Bartolomeo da Neocastro’s Histora Sicula

I have been very bad about keeping up this blog for the last… year or so. What I predicted at the opening happened and the actual work, which usually is not very blog-o-genic, kicked in. Apologies to all four of my readers! I thought I’d get back into the habit of writing here, by presenting a shiny, new, and very interesting text, I recently happened upon, which fits in very well alongside my other texts.

Historia Sicula: text and context

This new text is the Histora Sicula written in Medieval Latin by the Sicilian lawyer Bartolomeo da Neocastro. It covers the history of the Kingdom of Sicily between 1250 and 1293 and is regarded as one of the best sources for the history of Sicily and Southern Italy in the second half of the 13th century, in particular for the so-called Sicilian Vespers. It is relevant for the purposes of this project, because it also contains a passage on the loss of Acre, but more about this later.

Few details are known about the author: the Calabrian commune Nicastro now part of the city of Lamezia Terme has been identified as the likely Neocastro from where the Historia’s author Bartolomeo hailed. He seems to have been a lawyer, active mostly as a judge in Messina, and later also one of the four councils elected to assist the new mayor of Messina, after the dust of the Sicilian Vespers had settled. This is the extend of what can be gleaned from the historical record.

The Sicilian rebellion against King Charles, Nuova Cronica § 61. 14th century

From his writing it is clear that he was highly educated, not just in law, but also in literature: e.g. in the prooemium of his chronicle, he claims to have written his Historia in two versions, the first one in metrico stylo, probably in dactylic hexameters, and the second one in prose. He did so in response to his son asking for a more accessible version of the chronicle. Of these two only the prose version survives, but this one too is filled with references to Vergil, Lucan, and other authors of classical Latinity. Scholarship has also made it plausible that Bartolomeo was involved in several translations from classical Greek, in particular of the works of Aristotle, for King Manfred of Sicily.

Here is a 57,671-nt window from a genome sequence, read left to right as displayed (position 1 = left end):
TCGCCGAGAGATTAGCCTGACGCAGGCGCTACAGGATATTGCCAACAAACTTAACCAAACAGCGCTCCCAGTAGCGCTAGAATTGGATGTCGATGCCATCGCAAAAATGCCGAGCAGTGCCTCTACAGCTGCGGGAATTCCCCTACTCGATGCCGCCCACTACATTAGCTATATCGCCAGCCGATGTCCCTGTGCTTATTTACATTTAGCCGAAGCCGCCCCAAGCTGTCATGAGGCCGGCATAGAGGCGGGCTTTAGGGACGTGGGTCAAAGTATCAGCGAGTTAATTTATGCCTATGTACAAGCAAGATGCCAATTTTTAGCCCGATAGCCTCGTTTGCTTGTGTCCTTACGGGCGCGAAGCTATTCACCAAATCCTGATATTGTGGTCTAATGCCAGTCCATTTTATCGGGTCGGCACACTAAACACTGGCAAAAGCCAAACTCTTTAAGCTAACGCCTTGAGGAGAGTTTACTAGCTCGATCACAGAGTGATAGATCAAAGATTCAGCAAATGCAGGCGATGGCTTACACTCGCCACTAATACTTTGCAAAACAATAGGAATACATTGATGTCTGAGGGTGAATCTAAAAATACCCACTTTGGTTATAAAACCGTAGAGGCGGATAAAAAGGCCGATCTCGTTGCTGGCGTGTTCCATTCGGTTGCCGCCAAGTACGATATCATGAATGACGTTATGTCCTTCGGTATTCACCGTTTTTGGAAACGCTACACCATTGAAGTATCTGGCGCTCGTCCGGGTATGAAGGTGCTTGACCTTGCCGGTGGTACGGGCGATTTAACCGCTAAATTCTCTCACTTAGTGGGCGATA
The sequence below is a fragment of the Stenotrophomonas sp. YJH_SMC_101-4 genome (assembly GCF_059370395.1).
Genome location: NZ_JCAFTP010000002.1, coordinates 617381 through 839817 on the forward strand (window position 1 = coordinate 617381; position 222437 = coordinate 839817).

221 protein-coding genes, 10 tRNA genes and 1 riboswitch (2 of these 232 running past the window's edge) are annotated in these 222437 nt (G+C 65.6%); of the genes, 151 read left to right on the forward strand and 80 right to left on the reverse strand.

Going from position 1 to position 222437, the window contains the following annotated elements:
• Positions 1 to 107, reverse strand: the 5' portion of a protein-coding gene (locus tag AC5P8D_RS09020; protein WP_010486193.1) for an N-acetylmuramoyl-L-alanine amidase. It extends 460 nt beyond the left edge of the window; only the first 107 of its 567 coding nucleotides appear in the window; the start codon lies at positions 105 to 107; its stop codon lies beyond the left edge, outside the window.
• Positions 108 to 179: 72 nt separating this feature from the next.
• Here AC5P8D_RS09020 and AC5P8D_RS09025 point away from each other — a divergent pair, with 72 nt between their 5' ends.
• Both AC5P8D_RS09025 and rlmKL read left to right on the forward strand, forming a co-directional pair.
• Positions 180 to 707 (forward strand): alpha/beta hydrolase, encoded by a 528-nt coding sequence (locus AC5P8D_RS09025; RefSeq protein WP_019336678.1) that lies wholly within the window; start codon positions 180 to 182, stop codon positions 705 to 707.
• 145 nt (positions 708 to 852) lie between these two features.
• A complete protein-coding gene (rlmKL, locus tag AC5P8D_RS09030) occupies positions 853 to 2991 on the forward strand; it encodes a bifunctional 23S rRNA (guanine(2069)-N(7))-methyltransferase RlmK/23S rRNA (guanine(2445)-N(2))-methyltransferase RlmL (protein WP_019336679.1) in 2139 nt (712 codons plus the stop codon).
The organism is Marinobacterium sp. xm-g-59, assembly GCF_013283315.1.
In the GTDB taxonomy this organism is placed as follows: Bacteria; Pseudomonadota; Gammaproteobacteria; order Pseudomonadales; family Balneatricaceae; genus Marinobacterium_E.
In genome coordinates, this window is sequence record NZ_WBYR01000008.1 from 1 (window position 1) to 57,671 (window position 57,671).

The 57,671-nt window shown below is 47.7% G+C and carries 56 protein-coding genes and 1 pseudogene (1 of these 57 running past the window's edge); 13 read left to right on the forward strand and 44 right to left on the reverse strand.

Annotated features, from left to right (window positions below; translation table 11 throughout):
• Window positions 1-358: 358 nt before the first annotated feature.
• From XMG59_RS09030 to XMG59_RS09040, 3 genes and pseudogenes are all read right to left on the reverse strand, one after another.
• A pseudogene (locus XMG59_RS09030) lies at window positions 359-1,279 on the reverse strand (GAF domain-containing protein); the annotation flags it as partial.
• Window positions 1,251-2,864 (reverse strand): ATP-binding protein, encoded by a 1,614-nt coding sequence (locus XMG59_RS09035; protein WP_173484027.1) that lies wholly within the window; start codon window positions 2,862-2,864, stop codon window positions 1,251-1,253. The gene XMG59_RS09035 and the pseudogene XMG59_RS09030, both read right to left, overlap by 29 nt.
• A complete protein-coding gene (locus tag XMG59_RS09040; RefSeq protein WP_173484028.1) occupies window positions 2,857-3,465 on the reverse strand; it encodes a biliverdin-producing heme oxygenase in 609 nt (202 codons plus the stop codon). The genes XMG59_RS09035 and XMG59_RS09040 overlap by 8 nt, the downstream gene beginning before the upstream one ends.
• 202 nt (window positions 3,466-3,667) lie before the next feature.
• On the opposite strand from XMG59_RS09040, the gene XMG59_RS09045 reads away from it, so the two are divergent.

Bartolomeo begins his chronicle with a clear mission statement: to tell Siculorum gesta […] contra Gallos (Remind you of anyone?). The conflict between the Sicilians and the French, in Bartolomeo’s account a conflict between between freedom-loving (Sicilian) rebels and their tyrannical (Anjou/French) oppressors, forms the backbone of his chronicle. It is addressed to the sons of Emperor Frederick II – mainly Konrad and of course Manfred. This historical narrative opens with Frederick’s, the origo […] operis huius, death at the Castell Fiorentino in Capitanata in 1250. It is depicted as the peaceful and dignified passing of an ideal and illustrious king. His mortal remains were then carefully transferred to Palermo, the burial site of his royal and imperial ancestors. After this the Historia focusses mainly on the struggles of the Hohenstaufen in Southern Italy and Sicily and later on the Sicilian Vespers. But toward the end chapter 12o stands out, and it is this chapter that makes the chronicle so topical for this project.

Themes and comparison to the Book of Acre

Chapter 120 frames news of the fall of Acre arriving at the papal court of Nicholas IV as a kind of „Botenbericht“: a Greek monk of the order of St Basil, called Arsenius, is presented to the pope and tells him what happened at Acre: „From a bitter heart, oh Holy Father, I will tell you about the most wretched event at Acre, if this pain has not already spread to your ears.“ In the monk’s now following account several interesting points stand out, which – interestingly and maybe surprisingly- show the most similarities to Ottokar’s aus der Gaal Middle High German version of the events in his Book of Acre.